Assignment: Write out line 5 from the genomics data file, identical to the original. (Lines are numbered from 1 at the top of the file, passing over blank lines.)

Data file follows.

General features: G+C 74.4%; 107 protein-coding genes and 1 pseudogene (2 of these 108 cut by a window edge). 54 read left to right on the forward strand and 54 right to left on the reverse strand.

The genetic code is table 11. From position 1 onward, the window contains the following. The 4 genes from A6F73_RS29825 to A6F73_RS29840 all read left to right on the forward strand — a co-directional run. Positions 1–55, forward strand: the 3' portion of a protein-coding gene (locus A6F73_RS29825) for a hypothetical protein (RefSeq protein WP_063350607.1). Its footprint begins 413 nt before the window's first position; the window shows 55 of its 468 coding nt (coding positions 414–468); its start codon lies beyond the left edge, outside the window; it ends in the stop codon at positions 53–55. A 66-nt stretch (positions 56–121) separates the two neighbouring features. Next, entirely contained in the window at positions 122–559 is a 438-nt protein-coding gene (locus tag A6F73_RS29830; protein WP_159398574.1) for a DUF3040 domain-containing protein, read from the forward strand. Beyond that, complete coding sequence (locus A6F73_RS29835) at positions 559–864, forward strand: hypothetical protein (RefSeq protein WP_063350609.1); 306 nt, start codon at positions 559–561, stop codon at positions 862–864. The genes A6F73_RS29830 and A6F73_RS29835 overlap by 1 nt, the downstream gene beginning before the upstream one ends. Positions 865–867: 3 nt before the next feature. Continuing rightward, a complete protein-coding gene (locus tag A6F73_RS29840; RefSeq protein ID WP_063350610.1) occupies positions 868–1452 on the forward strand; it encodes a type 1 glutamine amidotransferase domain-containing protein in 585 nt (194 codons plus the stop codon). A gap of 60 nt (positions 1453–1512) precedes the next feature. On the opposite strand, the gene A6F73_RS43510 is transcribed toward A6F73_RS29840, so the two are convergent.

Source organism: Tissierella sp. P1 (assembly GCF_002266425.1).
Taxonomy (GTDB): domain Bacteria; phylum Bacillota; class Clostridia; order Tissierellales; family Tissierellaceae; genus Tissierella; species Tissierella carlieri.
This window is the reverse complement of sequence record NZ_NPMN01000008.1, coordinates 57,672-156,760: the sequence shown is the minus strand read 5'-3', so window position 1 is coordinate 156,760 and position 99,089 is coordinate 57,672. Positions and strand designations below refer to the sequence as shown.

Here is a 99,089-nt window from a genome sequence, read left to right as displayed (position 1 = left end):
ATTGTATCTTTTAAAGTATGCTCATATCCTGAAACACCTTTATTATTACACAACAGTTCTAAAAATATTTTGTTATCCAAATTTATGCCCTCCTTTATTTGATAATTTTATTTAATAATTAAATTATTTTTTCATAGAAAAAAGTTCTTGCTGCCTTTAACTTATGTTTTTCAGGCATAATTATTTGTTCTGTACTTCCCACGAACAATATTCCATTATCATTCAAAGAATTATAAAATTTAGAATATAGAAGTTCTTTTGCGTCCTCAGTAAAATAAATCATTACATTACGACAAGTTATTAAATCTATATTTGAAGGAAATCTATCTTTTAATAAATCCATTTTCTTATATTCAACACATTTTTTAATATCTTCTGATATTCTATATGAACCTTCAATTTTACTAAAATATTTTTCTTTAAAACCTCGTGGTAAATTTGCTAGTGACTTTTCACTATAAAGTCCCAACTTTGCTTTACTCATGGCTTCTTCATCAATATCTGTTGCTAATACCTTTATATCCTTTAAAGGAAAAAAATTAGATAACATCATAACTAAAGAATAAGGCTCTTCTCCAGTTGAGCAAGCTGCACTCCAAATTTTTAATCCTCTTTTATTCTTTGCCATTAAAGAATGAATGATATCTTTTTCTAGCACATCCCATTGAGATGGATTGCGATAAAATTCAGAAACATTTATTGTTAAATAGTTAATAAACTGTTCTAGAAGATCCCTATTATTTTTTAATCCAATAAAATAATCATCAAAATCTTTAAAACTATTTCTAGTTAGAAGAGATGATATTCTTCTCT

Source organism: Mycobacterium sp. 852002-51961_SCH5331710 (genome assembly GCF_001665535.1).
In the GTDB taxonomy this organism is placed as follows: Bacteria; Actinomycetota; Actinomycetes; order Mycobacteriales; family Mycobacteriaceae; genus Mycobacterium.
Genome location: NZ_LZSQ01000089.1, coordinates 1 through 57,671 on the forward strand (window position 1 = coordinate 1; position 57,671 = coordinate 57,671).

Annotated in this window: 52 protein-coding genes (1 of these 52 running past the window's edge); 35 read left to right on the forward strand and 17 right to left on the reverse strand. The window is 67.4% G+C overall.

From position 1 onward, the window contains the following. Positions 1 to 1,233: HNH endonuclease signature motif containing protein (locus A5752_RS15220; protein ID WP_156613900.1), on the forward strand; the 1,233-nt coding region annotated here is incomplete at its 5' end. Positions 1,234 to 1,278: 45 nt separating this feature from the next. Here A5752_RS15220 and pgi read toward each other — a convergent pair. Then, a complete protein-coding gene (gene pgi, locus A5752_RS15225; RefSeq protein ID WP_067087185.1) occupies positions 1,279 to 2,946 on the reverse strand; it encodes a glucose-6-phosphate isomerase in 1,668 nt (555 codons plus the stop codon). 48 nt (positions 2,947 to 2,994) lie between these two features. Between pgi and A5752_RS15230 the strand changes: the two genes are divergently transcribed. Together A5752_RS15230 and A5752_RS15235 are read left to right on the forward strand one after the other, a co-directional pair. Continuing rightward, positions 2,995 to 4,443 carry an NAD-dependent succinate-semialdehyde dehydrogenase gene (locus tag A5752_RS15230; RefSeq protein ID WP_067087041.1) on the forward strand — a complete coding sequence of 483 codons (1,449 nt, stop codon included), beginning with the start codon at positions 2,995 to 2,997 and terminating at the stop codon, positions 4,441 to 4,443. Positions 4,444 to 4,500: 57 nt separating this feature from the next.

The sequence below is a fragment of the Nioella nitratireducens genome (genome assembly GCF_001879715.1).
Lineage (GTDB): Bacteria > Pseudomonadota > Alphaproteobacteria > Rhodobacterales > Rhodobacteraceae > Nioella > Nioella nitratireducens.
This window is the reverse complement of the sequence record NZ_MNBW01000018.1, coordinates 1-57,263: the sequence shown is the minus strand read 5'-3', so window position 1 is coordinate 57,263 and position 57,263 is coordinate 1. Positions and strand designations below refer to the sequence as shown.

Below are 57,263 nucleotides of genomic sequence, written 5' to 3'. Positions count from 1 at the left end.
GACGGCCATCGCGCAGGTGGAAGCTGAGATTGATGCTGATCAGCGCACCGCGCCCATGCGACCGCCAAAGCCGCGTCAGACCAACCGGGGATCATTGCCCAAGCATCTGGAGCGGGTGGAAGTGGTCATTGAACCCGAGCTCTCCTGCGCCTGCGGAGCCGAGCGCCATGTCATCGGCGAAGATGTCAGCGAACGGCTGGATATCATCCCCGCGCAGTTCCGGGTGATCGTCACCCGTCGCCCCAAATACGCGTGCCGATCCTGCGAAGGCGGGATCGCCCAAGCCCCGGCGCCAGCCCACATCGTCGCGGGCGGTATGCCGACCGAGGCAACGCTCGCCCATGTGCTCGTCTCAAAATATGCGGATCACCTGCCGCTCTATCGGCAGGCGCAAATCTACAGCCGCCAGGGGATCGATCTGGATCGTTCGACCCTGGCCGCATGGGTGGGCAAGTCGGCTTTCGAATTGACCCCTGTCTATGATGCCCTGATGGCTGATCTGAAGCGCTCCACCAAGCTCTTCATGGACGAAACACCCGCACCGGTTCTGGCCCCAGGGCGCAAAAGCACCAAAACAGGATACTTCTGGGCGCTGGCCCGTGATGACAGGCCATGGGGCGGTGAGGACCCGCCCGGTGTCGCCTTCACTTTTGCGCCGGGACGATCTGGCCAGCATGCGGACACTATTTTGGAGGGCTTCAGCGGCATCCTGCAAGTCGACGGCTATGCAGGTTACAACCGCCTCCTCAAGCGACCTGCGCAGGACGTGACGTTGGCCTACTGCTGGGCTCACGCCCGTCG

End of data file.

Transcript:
This window is the reverse complement of sequence record NZ_NPMN01000008.1, coordinates 57,672-156,760: the sequence shown is the minus strand read 5'-3', so window position 1 is coordinate 156,760 and position 99,089 is coordinate 57,672. Positions and strand designations below refer to the sequence as shown.